Going thru the bikes in the evening we found few hits on the rims. About a million rock on the way it’s
impossible to avoid them and/or slow down every time. Well, you can but then you need a month to
cross the country.
I have to admit that I was truly amazed that we didn’t get a puncture on day 1 in Mongolia.
Beds of rocks caught us by surprise numerous times and gave proper beating on front tire/rim.
Heidenau Scouts aren’t as vulnerable to sharp rocks as originally planned TKC’s. The pattern protects
the tire way better. Downside is less traction. Win some, lose some. In this case I’d say win lots.

I woke up around 4am to weird sounds around my tent. yikes. Gripping my swedish Mora knife I carefully
and quietly took a peak out of my tent thru the window…only to find myself staring straight into a cows eyes!
I’m no cow expert but I decided that it’s best to keep quiet and let them eat their way thru our camp.
I estimated about 40 heads. In less than 15min the herd had passed and I got back to my pillow.

Jani did not wake up to this encounter…so if you ask Jani there was no cows except in my head. Fair enough.

Ritsikirja notes:
- KISS (keep it simple stupid)
- ABS mode? Jury’s still out.
- Tires seem to tolerate a helluva beating. Rims not so much.

293km, total 5839km
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Old 01-30-2014, 09:39 AM   #37
lucky dog
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Location: Cincinnati, OH
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A true adventure ride!

Great writing also!

HoW (ForeverWest) 2014 CO/UT 2013
Northern Rockies 2013 IBA Key West 2014 Tentspace
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Old 02-01-2014, 05:34 AM   #38
Miikka OP
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Location: Bellingham, WA / Finland
Oddometer: 126
Chapter II: Mongolian Entree

Day 10, June 10th
Lake Uvs - N49 31.940 E96 59.359

Wake up time 06:15 and our two man caravan was back on track at 08:10.
Our track was marked as A18 on Mongolian road atlas. Naturally there were several tracks
to choose from. Some of those in reasonable shape and some not. 60km/h was a good
compromise between stupid fast and unbearable slow.

We chose the so called “northern route” to ride across Mongolia. Despite our research we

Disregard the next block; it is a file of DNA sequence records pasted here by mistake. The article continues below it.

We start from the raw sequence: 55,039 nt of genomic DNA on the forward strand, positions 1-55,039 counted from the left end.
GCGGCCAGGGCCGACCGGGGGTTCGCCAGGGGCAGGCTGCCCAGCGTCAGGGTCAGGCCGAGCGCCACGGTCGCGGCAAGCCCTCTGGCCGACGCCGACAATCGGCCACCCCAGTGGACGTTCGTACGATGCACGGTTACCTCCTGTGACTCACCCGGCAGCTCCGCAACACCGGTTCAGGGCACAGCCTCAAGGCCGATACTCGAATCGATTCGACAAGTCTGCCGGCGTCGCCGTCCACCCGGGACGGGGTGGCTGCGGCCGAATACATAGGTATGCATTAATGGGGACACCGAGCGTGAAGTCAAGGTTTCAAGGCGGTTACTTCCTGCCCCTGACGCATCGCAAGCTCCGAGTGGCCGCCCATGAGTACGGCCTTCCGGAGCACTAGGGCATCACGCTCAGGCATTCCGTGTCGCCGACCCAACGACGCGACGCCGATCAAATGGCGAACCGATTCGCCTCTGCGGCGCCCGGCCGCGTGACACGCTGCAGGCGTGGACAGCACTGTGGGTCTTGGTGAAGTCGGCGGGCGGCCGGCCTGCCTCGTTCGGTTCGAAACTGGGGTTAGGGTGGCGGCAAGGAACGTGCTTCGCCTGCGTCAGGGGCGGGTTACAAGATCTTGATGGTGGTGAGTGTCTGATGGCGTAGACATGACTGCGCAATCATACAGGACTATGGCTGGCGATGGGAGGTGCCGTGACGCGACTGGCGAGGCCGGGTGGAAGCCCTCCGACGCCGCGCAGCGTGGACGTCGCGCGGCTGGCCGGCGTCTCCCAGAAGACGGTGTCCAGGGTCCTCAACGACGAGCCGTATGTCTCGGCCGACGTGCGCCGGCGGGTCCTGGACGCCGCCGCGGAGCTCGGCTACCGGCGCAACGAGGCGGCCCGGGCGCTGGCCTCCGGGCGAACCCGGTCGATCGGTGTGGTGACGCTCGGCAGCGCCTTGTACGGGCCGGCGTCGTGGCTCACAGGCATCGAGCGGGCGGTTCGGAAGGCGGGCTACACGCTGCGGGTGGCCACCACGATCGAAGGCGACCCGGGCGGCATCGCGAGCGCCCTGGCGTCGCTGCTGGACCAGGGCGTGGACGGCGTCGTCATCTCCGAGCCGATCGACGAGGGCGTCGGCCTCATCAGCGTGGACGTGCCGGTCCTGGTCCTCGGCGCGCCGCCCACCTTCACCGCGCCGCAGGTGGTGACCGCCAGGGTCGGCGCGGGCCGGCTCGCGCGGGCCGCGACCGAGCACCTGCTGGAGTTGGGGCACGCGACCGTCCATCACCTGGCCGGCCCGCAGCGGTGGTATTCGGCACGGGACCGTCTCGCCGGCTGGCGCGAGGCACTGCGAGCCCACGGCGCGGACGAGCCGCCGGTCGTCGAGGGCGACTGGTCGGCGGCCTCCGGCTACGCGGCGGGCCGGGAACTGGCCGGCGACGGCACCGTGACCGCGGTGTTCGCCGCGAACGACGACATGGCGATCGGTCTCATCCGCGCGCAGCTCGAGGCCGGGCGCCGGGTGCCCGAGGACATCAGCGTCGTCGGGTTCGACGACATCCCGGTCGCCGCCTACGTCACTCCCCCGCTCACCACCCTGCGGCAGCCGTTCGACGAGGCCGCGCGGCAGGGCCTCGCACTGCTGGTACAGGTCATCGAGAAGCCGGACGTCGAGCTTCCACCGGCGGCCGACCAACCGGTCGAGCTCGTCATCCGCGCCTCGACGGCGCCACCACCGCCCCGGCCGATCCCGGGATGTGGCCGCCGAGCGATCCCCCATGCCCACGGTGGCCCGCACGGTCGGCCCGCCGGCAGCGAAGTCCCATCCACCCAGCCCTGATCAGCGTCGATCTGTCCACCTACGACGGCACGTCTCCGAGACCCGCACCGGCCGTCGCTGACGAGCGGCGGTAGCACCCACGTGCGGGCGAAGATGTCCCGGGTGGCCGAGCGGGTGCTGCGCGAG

did not get enough info on the less travelled “middle route” and the “southern route” did not
attract us with it’s endless sand pit us much as mountains up north. We felt good about our choice and
we still do.

Ovoo. (places of worship that can be found on top of almost any given hill)

Zulaankov was our first planned stop. Didn’t find fuel. Didn’t really need it either but in Mongolia we
opted to fuel whenever possible. Range for F800GS is around 350km (+/- 50 depending on
pace) and on top of that we hauled 1 gallon of fuel (red rotopax under pannier) per bike as
reserve fuel.
Baruunturuum was no better…but luckily “city” of Tes finally had fuel for us. F800GS fuel tank
capacity is 16 liters according to manual. We had plenty of fuel left since we were not able
to fuel up more than 16,2L on my bike and 15,8 on Jani’s bike. Not finding fuel in those
previous two towns made this stretch a close call. Only close call on entire trip. (but then
again, we still had those rotopax reserves untouched so we were ok)

Temps were up to +28C and sun kept us plenty warm. Klim Badlands proved out to be excellent
choice with really good vents for this kinda riding. Standing still we were boiling but riding was
fine. Jani’s Beemer Rally suit worked fine as well under the sun. (not so well in the rain..)

Lots of loose / soft sand on our track that day which isn’t our specialty. Not too much first hand
experience on that. Heavy bikes don’t make it any easier, not to mention TIGHT grip on the
handle bar! “Are you sure your grip is tight enough and shoulders locked..” was a frequent
sarcastic question over the “intercom”. Answer would be “I’m sure!”, without a fail.

We kept discussing the ABS mode over the day and by the end of the day we switched ABS
back ON. Until this trip at least I was strongly off the opinion
that the only way to go off road is ABS OFF. I changed my mind in less than two days crossing
Mongolia. Here’s my reasoning. Tracks are unpredictable. One may find anything between a